How long will my eggs last in the fridge?

Discussion in 'Chicken Behaviors and Egglaying' started by lhousesoccer, Nov 20, 2010.

  1. lhousesoccer

    lhousesoccer Out Of The Brooder

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    My first flock of chickens https://www.backyardchickens.com/forum/viewtopic.php?pid=4492553#p4492553 have been laying since October 10. We have 11 layers, and I'm averaging 8-9 eggs per day now, with some days getting 10 and 11. We're eating more eggs then ever [​IMG], and also selling the odd dozen to friends, family and co-works.

    Every day I collect the eggs, wash them, put them in egg cartons, and label them with the date on the top with a sharpie, so we know to eat the oldest ones first.

    My question is, how "old" can the eggs be and still be OK to eat or sell to someone else to eat?

    Thanks!

    (Our Coop) https://www.backyardchickens.com/forum/viewtopic.php?id=371140

    Shawn
     
  2. gritsar

    gritsar Cows, Chooks & Impys - OH MY!

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    Here's a really good article on storing fresh eggs:

    http://www.motherearthnews.com/Sustainable-Farming/1977-11-01/Fresh-Eggs.aspx

    BTW, I stopped using a sharpie to mark the date on the cartons, because as the cartons are used over and over again (by my egg customers) a bunch of dates on the top, some crossed out, etc., got confusing.
    Now I use slim little post it notes that can be removed.
     
    Last edited: Nov 20, 2010
  3. Mac in Wisco

    Mac in Wisco Antagonist

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    I try to sell them within 1 or 2 weeks, but a month would be acceptable. I've eaten them after 8-10 weeks in the fridge and they were really starting to dry out (huge air cell) but were fine for boiled eggs. Keep them under the proper humidity and they will last for months, your customers may not be too impressed that you can keep eggs that long though...
     
  4. Ohhhdear

    Ohhhdear Chillin' With My Peeps

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    I use a pencil and write the size of the egg on each one. I also wash and refrigerate my eggs, mostly because that's what my customers want. *I* know unwashed eggs will keep for a month on the countertop, but Ms Average American consumer who's only had store-bought eggs expects clean, cold eggs.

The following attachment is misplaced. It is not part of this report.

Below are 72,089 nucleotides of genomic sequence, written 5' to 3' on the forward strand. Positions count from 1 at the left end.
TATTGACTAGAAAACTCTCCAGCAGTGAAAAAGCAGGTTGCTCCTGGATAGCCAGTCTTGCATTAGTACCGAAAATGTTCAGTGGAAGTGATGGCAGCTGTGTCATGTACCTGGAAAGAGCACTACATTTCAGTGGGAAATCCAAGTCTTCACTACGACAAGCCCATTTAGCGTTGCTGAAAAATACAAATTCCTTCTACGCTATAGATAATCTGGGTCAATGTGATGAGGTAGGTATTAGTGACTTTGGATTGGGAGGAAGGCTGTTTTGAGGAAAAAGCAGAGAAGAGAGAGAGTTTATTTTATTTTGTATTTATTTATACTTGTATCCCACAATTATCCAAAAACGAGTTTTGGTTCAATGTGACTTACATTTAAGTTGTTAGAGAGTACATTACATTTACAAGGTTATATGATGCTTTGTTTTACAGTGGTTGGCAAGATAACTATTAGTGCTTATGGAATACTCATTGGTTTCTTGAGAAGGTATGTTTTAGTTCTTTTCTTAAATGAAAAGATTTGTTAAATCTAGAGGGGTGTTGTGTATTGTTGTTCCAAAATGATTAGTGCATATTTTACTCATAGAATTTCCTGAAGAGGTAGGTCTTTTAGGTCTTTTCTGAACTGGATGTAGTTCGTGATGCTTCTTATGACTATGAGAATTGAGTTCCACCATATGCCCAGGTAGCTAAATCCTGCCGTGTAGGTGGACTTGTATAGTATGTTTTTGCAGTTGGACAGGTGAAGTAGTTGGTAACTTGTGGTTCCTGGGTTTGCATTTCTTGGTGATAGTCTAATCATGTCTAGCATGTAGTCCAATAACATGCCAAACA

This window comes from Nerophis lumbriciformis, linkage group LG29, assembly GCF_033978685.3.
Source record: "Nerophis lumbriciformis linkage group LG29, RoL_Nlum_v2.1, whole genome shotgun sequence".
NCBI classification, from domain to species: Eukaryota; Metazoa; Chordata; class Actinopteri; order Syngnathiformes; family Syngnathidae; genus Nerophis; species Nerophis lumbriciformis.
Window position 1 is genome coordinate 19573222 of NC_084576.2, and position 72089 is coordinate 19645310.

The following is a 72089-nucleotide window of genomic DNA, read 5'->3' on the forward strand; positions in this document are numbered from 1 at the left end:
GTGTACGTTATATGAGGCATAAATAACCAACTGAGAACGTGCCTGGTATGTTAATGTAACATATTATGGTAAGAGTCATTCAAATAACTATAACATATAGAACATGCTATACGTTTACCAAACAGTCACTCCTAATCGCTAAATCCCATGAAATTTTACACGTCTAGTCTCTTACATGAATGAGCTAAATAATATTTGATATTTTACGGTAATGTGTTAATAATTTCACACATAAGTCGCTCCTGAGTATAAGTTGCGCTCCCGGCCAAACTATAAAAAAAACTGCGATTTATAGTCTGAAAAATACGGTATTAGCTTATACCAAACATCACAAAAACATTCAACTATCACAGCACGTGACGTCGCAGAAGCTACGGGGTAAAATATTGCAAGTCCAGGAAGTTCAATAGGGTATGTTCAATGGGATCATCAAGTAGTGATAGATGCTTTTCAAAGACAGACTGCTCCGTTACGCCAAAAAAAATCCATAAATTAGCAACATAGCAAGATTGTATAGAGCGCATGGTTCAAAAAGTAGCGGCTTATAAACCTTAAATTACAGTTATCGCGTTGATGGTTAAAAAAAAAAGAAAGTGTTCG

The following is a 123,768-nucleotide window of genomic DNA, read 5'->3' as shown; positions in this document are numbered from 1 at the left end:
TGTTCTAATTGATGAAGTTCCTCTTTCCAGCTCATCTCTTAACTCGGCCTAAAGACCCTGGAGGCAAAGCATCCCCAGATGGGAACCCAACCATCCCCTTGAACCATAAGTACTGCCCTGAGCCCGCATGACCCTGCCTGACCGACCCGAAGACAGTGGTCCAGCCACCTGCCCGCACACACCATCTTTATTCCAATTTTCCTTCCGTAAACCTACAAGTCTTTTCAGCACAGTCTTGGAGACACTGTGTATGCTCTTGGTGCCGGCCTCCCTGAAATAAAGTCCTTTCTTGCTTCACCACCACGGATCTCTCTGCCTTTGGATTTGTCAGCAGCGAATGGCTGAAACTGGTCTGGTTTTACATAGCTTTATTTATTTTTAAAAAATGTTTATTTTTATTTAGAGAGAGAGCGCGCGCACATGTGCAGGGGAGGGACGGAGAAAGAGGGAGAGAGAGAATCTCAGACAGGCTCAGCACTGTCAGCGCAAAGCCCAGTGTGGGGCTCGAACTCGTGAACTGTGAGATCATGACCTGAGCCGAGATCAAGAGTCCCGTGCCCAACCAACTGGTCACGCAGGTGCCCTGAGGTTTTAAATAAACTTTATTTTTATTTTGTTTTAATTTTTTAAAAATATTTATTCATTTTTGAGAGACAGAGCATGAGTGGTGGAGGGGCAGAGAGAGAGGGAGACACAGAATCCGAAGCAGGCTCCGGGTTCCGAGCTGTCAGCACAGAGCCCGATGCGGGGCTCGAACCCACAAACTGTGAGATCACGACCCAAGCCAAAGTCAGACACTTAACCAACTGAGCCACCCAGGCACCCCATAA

Why do I size eggs? Most of my eggs are either Jumbo (2.5 ounces or more) or Extra Large (2.3-2.49 ounces), with a few Large sized thrown in occasionally (2.0-2.29 ounces). I use an old postal scale. Cookbook recipes are written using Large eggs. For most recipes, substituting a Jumbo egg for a Large isn't a problem, but for some like angel food cakes (that want you to use a weight of egg) it can skew the proportions badly.

    I like the idea of a dated post-it note on the carton rather than pencilling the date on the egg itself. That way I don't have to open up the carton to know how old they are.

    I also rubberband the cartons shut, mostly because my eggs are usually too big to fit into the cartons and have the lids shut securely.
     
    Last edited: Nov 20, 2010
  5. lhousesoccer

    lhousesoccer Out Of The Brooder

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    Quote:Thanks for the article. Looks interesting, and I'll be sure to give it a read. Just to clarify, I write the date on the actual EGG, not the carton. We keep an 18-egg carton in the fridge, so it will fit eggs from 2 or 3 days, so each individual egg gets labeled!
     
  6. Choco Maran

    Choco Maran Chillin' With My Peeps

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    Last edited: Nov 20, 2010
  7. Boo-Boo's Mama

    Boo-Boo's Mama Chillin' With My Peeps

    Quote:I would not use a Sharpie to write on the eggshells. The eggshell is very porous and it is possible the ink from the Sharpie could penetrate the shell and contaminate the egg within.

    Use a lead pencil...should be fine. I have 22 chickens so I get anywhere from 15 to 20 eggs a day. I use a Post-It Note on the top of the egg carton with the dates laid, when I get orders for the eggs I use that note on the egg carton to record the name of the customer, address/phone # so my DH can deliver them. Works great for me and my customers just remove it and send the cartons back to me.

    Good luck! [​IMG]
     
  8. Rachel'sFlock

    Rachel'sFlock Chillin' With My Peeps

    From the very first egg we received, I have written the date I collected it on the rounded end of the egg itself. Helped me keep track of how many we got a day, and sometimes I have even written who laid it.
    My friends and family get such a kick out of "born-on" dating.

    Brightest Blessings!
     
  9. Kittymomma

    Kittymomma Chillin' With My Peeps

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    Rachel'sFlock :

    From the very first egg we received, I have written the date I collected it on the rounded end of the egg itself. Helped me keep track of how many we got a day, and sometimes I have even written who laid it.
    My friends and family get such a kick out of "born-on" dating.

    Brightest Blessings!

    That's so cute! [​IMG]

    ETA: I write the date range (11/10-11/2) on a piece of masking tape and put it on the carton. I re-use the cartons and it's easy to cover the date with another piece of tape the next time I use it.​
     
    Last edited: Nov 20, 2010
  10. calvincoop

    calvincoop Chillin' With My Peeps

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    When my hens started laying, the eggs started coming too fast to keep track of. So now, when I collect my eggs for the day, I write the date on the egg with a sharpie. That way I now the exact date it was laid.
     

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